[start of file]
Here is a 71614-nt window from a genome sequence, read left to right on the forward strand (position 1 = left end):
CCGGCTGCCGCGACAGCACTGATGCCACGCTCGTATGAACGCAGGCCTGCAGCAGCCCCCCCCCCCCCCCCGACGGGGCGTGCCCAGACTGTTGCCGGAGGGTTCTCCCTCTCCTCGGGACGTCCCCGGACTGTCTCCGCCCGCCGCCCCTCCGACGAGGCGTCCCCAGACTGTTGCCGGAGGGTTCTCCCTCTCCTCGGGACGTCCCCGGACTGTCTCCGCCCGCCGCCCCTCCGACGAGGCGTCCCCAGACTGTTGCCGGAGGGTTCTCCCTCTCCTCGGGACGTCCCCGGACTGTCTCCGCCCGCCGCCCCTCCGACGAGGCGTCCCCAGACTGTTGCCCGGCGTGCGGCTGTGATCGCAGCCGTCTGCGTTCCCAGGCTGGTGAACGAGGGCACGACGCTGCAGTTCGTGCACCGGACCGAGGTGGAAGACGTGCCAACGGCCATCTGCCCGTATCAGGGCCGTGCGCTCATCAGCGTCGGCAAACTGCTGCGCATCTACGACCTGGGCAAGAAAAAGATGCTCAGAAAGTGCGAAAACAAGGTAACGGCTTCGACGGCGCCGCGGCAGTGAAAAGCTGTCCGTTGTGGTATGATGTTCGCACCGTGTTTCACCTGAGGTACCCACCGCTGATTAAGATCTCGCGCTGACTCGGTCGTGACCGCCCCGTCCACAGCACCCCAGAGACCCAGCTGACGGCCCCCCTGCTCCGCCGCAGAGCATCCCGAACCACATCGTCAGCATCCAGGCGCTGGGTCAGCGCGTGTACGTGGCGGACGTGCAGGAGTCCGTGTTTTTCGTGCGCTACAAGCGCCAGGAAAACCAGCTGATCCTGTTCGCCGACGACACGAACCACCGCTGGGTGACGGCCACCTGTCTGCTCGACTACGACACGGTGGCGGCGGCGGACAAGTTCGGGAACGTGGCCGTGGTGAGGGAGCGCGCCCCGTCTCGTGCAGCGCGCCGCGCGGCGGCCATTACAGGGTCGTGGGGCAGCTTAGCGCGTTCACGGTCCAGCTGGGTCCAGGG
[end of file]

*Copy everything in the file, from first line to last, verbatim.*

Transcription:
Here is a 71614-nt window from a genome sequence, read left to right on the forward strand (position 1 = left end):
CCGGCTGCCGCGACAGCACTGATGCCACGCTCGTATGAACGCAGGCCTGCAGCAGCCCCCCCCCCCCCCCCGACGGGGCGTGCCCAGACTGTTGCCGGAGGGTTCTCCCTCTCCTCGGGACGTCCCCGGACTGTCTCCGCCCGCCGCCCCTCCGACGAGGCGTCCCCAGACTGTTGCCGGAGGGTTCTCCCTCTCCTCGGGACGTCCCCGGACTGTCTCCGCCCGCCGCCCCTCCGACGAGGCGTCCCCAGACTGTTGCCGGAGGGTTCTCCCTCTCCTCGGGACGTCCCCGGACTGTCTCCGCCCGCCGCCCCTCCGACGAGGCGTCCCCAGACTGTTGCCCGGCGTGCGGCTGTGATCGCAGCCGTCTGCGTTCCCAGGCTGGTGAACGAGGGCACGACGCTGCAGTTCGTGCACCGGACCGAGGTGGAAGACGTGCCAACGGCCATCTGCCCGTATCAGGGCCGTGCGCTCATCAGCGTCGGCAAACTGCTGCGCATCTACGACCTGGGCAAGAAAAAGATGCTCAGAAAGTGCGAAAACAAGGTAACGGCTTCGACGGCGCCGCGGCAGTGAAAAGCTGTCCGTTGTGGTATGATGTTCGCACCGTGTTTCACCTGAGGTACCCACCGCTGATTAAGATCTCGCGCTGACTCGGTCGTGACCGCCCCGTCCACAGCACCCCAGAGACCCAGCTGACGGCCCCCCTGCTCCGCCGCAGAGCATCCCGAACCACATCGTCAGCATCCAGGCGCTGGGTCAGCGCGTGTACGTGGCGGACGTGCAGGAGTCCGTGTTTTTCGTGCGCTACAAGCGCCAGGAAAACCAGCTGATCCTGTTCGCCGACGACACGAACCACCGCTGGGTGACGGCCACCTGTCTGCTCGACTACGACACGGTGGCGGCGGCGGACAAGTTCGGGAACGTGGCCGTGGTGAGGGAGCGCGCCCCGTCTCGTGCAGCGCGCCGCGCGGCGGCCATTACAGGGTCGTGGGGCAGCTTAGCGCGTTCACGGTCCAGCTGGGTCCAGGG